Reuters Health Information (2013-09-20): New score predicts who will benefit from TACE retreatments
New score predicts who will benefit from TACE retreatments
Last Updated: 2013-09-20 11:55:08 -0400 (Reuters Health)
NEW YORK (Reuters Health) - A new score accurately predicts which patients will benefit from repeated transarterial chemoembolization (TACE) for hepatocellular carcinoma (HCC), researchers from Austria report.
"We think that this is probably currently the best and most objective way of assessing which patients should undergo further TACE treatment," Dr. Markus Peck-Radosavljevic from AKH & Medical University of Vienna in Austria told Reuters Health.
The score, called Assessment for Retreatment with TACE (ART), was developed by Dr. Peck-Radosavljevic and colleagues and incorporates radiologic tumor response and impairment of liver function after the first TACE.
It can be calculated as the sum of three variables: 4 points for an AST increase by 25%; 1.5 or 3 points for a Child Pugh increase of 1 or at least 2 points, respectively; and 1 point for the absence of radiologic tumor response.
In this study, the researchers investigated the prognostic significance of the ART score prior to the third and fourth TACE and the feasibility of an ART score-guided retreatment strategy.
One hundred four patients received a third or fourth TACE. The median overall survival of the entire group was 17.1 months, the researchers report online September 4 in the Journal of Hepatology.
Patients with an ART score of 0-1.5 points before their third TACE had significantly longer median overall survival than did patients with an ART score of 2.5 or higher (28.1 vs. 8.5 months, p<0.001). Results were similar for patients anticipating their fourth TACE.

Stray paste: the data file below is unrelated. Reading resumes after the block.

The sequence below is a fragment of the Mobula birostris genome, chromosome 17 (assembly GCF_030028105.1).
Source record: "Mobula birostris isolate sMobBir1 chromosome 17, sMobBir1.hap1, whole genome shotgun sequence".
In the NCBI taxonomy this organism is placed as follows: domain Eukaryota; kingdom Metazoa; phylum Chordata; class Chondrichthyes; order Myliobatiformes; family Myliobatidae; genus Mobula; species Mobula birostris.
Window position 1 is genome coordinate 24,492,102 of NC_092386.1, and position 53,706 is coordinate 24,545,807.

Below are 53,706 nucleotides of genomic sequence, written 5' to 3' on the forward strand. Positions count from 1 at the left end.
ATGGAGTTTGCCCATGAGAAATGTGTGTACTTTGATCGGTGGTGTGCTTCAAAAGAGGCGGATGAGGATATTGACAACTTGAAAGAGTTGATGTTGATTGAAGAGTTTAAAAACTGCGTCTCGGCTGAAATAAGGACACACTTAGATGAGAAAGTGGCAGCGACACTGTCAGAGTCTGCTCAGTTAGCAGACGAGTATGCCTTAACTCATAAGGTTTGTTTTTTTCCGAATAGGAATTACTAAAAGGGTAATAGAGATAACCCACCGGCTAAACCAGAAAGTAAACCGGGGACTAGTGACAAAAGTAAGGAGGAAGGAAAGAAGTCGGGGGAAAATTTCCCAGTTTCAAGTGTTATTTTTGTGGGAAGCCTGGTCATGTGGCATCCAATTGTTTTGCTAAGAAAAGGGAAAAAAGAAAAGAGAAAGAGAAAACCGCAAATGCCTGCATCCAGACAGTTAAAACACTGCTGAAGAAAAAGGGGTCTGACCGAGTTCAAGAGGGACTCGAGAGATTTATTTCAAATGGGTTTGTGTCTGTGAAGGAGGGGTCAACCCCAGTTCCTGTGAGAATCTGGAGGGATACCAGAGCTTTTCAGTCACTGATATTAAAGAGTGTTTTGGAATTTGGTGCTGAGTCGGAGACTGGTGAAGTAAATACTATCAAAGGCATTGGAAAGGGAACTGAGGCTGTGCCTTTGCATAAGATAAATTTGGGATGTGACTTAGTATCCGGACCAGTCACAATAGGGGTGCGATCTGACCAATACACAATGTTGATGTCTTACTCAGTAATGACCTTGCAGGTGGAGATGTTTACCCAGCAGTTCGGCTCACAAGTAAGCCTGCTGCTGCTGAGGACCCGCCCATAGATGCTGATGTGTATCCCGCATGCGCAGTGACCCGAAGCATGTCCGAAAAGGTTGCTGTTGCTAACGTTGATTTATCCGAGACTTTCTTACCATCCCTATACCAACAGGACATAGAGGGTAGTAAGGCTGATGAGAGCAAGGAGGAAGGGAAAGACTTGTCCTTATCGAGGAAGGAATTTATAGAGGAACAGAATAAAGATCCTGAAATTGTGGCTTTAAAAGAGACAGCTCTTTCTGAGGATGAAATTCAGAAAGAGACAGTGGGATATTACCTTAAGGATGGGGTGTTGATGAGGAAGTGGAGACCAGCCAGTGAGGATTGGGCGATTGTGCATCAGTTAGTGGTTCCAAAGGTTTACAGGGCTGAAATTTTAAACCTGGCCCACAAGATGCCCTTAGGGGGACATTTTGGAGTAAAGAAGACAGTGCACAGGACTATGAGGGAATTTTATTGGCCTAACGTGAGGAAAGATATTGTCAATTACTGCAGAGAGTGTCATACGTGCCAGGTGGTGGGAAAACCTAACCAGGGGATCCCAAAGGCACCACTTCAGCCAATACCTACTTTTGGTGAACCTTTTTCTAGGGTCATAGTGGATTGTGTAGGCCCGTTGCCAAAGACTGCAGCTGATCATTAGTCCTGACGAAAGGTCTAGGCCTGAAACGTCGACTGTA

An ART score of 2.5 or higher was also associated with a higher frequency of serious adverse events after the third TACE.
For patients assessed as having a good prognosis before their second TACE, reassessment before their third TACE still contributed to their prognosis. Results were similar for patients assessed sequentially before their third and fourth TACE.
"This suggests that the sequential assessment of the ART score is reliable and that the first detection of a dismal ART score (at least 2.5 points) should prompt research into the optimal treatment options for these patients," the researchers explain.
"Patients with an ART score of 1.5 and lower should undergo further TACE treatment as long as it is indicated by the tumor (viable tumor that can be treated with TACE)," Dr. Peck-Radosavljevic said.
"Patients with an ART score of 2.5 and above have a dismal outcome with further TACEs and should not undergo TACE again. However, it is unclear at this point whether their outcome could be improved with further treatment (could only be drug treatment with sorafenib according to the stage-migration concept) or whether these patients cannot be helped with sorafenib treatment, in which case they would either receive best supportive care or they would be incorporated into clinical trials."
"Prospective trials of an ART score-guided treatment strategy with regards to what to do with patients with high ART score would be of great importance," Dr. Peck-Radosavljevic said. "We are also encouraging further validation of the ART score in different patient populations (etiology of liver disease, tumor burden, ethnic groups, etc.) in order to confirm the universal applicability of the score."
Liver surgeon Dr. Olivier Soubrane, who was not involved in the new research, said it "gives robust data to provide a standard approach" to making decisions about retreatment with TACE.
"The decision concerns patients with ART score >2.5 and a dismal prognosis and a predicted over-morbidity of TACE," Dr. Soubrane, from Hopital St. Antoine in Paris, told Reuters Health by email. "In this sub-group, retreatment should be avoided."
J Hepatol 2013.